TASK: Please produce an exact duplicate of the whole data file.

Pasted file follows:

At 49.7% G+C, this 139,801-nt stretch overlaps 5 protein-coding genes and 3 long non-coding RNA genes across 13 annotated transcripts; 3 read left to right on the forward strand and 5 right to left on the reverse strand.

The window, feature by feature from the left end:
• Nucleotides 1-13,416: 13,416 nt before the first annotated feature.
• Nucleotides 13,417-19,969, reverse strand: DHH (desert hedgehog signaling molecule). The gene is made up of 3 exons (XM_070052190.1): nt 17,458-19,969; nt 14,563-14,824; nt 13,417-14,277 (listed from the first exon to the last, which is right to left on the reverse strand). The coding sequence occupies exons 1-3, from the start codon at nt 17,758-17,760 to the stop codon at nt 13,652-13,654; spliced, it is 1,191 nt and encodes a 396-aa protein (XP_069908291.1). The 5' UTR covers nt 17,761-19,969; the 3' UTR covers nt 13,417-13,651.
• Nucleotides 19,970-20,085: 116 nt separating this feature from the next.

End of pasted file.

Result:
At 49.7% G+C, this 139,801-nt stretch overlaps 5 protein-coding genes and 3 long non-coding RNA genes across 13 annotated transcripts; 3 read left to right on the forward strand and 5 right to left on the reverse strand.

The window, feature by feature from the left end:
• Nucleotides 1-13,416: 13,416 nt before the first annotated feature.
• Nucleotides 13,417-19,969, reverse strand: DHH (desert hedgehog signaling molecule). The gene is made up of 3 exons (XM_070052190.1): nt 17,458-19,969; nt 14,563-14,824; nt 13,417-14,277 (listed from the first exon to the last, which is right to left on the reverse strand). The coding sequence occupies exons 1-3, from the start codon at nt 17,758-17,760 to the stop codon at nt 13,652-13,654; spliced, it is 1,191 nt and encodes a 396-aa protein (XP_069908291.1). The 5' UTR covers nt 17,761-19,969; the 3' UTR covers nt 13,417-13,651.
• Nucleotides 19,970-20,085: 116 nt separating this feature from the next.